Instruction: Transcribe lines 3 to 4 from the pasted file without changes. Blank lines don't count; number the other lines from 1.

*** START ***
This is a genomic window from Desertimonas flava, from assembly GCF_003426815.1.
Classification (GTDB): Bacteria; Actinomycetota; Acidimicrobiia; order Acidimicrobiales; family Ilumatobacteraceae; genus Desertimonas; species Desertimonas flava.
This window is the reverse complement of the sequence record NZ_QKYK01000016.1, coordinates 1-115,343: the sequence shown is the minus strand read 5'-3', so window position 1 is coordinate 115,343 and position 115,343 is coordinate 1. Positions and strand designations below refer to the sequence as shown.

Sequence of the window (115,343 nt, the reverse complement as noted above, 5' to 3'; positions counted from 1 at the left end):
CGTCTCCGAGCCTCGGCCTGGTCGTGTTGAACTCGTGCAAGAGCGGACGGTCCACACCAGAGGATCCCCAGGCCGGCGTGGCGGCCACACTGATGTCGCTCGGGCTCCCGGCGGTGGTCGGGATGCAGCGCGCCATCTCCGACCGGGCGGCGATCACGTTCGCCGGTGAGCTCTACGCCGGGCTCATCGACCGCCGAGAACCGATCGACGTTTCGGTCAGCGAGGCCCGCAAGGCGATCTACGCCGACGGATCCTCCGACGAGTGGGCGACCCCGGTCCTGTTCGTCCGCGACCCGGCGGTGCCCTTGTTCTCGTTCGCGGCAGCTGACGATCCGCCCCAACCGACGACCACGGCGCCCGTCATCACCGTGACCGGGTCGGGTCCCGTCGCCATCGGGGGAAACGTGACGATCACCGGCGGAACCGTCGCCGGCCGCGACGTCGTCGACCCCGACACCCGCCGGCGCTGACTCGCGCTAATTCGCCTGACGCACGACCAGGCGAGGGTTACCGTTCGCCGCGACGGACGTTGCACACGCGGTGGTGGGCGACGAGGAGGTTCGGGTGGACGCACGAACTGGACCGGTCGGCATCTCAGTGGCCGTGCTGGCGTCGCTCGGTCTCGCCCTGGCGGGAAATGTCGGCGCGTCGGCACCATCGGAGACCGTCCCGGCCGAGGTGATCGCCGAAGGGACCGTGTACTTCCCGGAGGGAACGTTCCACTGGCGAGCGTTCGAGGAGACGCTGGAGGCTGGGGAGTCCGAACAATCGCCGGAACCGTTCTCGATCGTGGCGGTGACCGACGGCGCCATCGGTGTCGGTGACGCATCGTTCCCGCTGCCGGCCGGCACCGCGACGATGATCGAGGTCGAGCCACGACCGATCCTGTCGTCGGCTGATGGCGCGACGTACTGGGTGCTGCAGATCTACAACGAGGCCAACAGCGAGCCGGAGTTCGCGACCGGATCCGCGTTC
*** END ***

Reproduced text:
This window is the reverse complement of the sequence record NZ_QKYK01000016.1, coordinates 1-115,343: the sequence shown is the minus strand read 5'-3', so window position 1 is coordinate 115,343 and position 115,343 is coordinate 1. Positions and strand designations below refer to the sequence as shown.

Sequence of the window (115,343 nt, the reverse complement as noted above, 5' to 3'; positions counted from 1 at the left end):